Great Leader

How do you define a great leader?

It is not enough to simply spark innovation in your respective field. Great leaders must inspire the next generation of thinkers and innovators.

Are the true greats born into leadership or taught the skills to become who they are today? This is a question that is always in hot debate, but when you break down the key characteristics of a leader, you will find that you can attain all of these characteristics through education and hard work.

Here are some of the key traits that define great leaders:

1. The Courage to Persevere

When was the last time that you saw a great leader wallow in self-pity? My guess would be never. They know that the only way to achieve what others have not is through failure. The only way to succeed after failure is to embrace the lesson learned, and overcome it. A great leader is more likely to say, “On to the next one!” than to display any form of self-pity.

“Only those who dare to fail greatly can ever achieve greatly.” – Robert F. Kennedy

2. Model Work Ethic

Everyone knows that results are not immediate, especially the ones that are desirable. The motivation and passion required to put in the work that no one else will do creates opportunities that can determine the leader you will be. You cannot expect anyone to follow you if you blend in with the crowd. You have to stand out and act as the prime model.

“Let us rather run the risk of wearing out than rusting out.” – Theodore Roosevelt

3. Ability to Welcome Change

You will not find opportunity and success in a stagnant environment, so change is welcomed with open arms by true leaders. You may be stuck in a stagnant moment right now, but repetitive activities will not change your situation, so this would be a prime opportunity to explore what kinds of changes need to be made and to take the leap toward those changes with open arms.

With change comes new challenges. These moments are gold for any leader to take advantage of. The life of a great leader is one of constant obstacles, failures, and risks, otherwise known as “learning experiences”. Therefore, a slow or complacent patch is a terrible moment to get stuck in.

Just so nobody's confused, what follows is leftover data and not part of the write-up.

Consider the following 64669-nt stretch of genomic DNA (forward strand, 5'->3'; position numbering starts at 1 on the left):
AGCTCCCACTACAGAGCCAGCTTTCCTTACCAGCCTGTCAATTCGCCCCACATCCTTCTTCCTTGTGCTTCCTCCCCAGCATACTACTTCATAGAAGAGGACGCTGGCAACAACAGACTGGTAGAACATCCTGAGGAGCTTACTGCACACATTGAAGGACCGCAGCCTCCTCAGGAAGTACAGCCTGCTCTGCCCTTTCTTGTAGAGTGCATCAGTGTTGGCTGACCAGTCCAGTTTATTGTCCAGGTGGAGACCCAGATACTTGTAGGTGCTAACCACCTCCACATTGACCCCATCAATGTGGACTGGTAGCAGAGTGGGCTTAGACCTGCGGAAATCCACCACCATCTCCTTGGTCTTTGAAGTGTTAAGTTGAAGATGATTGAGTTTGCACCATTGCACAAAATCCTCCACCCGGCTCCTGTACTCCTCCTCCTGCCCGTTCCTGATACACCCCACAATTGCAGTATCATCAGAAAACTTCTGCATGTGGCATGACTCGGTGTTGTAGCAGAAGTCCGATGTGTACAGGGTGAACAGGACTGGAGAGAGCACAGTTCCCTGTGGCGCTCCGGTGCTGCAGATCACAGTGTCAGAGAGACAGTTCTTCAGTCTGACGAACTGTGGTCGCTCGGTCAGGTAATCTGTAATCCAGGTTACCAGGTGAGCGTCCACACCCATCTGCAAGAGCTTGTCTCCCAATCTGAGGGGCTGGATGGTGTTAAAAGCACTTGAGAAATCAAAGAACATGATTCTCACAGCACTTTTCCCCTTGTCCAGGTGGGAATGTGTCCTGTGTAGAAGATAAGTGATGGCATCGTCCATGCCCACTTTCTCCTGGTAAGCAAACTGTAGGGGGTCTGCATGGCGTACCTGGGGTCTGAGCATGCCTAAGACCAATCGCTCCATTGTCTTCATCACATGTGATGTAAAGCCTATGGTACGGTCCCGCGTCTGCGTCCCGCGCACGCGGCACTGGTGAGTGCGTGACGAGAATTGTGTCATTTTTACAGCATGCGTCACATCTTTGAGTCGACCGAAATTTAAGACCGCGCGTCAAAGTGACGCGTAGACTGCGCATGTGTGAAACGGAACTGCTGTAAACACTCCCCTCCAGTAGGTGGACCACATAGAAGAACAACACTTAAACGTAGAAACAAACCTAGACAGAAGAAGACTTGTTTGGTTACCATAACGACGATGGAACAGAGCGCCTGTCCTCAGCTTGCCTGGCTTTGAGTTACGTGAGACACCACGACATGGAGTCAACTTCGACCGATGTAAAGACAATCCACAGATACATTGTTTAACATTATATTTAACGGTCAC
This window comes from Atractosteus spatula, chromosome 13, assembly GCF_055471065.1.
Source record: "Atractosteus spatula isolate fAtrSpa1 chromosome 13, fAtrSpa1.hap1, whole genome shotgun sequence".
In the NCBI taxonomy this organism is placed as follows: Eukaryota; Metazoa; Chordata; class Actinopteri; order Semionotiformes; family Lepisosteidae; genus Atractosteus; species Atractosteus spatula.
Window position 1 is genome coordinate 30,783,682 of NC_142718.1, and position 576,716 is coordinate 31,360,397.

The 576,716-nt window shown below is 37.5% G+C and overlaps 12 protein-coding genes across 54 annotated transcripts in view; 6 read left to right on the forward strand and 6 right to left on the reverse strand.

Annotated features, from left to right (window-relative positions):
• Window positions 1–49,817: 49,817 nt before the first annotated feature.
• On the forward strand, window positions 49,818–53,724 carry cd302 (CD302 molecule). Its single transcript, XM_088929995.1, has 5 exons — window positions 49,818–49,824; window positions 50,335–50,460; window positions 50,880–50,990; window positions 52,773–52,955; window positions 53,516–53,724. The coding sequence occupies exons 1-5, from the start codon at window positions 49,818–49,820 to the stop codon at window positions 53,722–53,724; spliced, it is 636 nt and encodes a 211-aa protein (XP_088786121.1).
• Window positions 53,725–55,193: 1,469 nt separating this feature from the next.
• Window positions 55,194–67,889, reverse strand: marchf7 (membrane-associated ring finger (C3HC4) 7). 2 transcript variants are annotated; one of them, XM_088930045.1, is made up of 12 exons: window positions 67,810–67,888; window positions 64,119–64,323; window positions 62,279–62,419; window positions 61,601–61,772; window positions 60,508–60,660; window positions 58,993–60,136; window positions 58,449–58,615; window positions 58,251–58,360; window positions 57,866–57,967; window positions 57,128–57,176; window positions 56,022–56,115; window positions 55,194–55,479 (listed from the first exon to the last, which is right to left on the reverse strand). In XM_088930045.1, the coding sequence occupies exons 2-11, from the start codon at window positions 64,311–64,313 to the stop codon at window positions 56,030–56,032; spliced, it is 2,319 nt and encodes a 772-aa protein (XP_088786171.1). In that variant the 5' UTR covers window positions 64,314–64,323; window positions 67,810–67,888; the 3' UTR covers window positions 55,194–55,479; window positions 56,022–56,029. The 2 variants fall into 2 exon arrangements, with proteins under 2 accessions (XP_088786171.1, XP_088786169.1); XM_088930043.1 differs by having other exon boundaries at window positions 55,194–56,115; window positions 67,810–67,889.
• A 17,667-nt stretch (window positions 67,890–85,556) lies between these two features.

4. Stay Accountable

If you can’t rely on someone to keep to their word, then how can you follow them? Without accountability there is no chance of leadership. We are human and people do make mistakes, so we can expect leaders to make mistakes at times also. The difference is that the leaders who can be accountable for those mistakes and admit when they are wrong will earn the respect and lasting loyalty of their employees and followers.

Related:  Differentiating Between Good and Great Leaders

Looking into this from the employee’s perspective, this infographic from Pepperdine University shows that every 1 in every 5 employees feels that trust is the most important component of an employee-boss relationship.

5. The Ability to Inspire

Anyone can stand in front of a crowd and put words together, but we don’t want the professor who put us all to sleep with his lectures as a public speaker, do we? We want to be motivated when we leave the room to take our job to the next level with a new sense of passion.

The strongest leaders are the ones that can change the atmosphere of the room just by entering, and when he or she leaves the room, everyone has absorbed the excitement and passion, leaving with a new sense of loyalty and pride.

6. Emotional Intelligence

Emotional Intelligence consists of five major categories:

  1. Self-awareness.
  2. Self-regulation.
  3. Motivation.
  4. Empathy.
  5. Social skills

The life of a leader is fast-paced and stressful, so to prevent from folding under that pressure, you have to work on your emotional intelligence. Some would even say that EI is more important than IQ since a person with high EI is less likely to fold under the pressure and more likely to make logical business decisions and to lead by example. EI is one of the most important skills to have, considering the chaotic lifestyle any leader has to endure on a daily basis.

We have seen first-hand with Apple how two leaders can use these same traits in slightly different ways to completely change a company. This goes to show that even though we may lead with similar traits, we have to find our own balance to succeed. Not every leader is the same, but these traits among others are within all of us to be a great leader.

I’d Love to Hear from You

If you have ideas you feel like sharing that might be helpful to readers, share them in the comments section below. Thanks!

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Dustin Reyna on Twitter
Dustin Reyna
Dustin is an entrepreneur to the core, dabbles in freelance writing, and has a profound love of health and fitness for himself and his peers.
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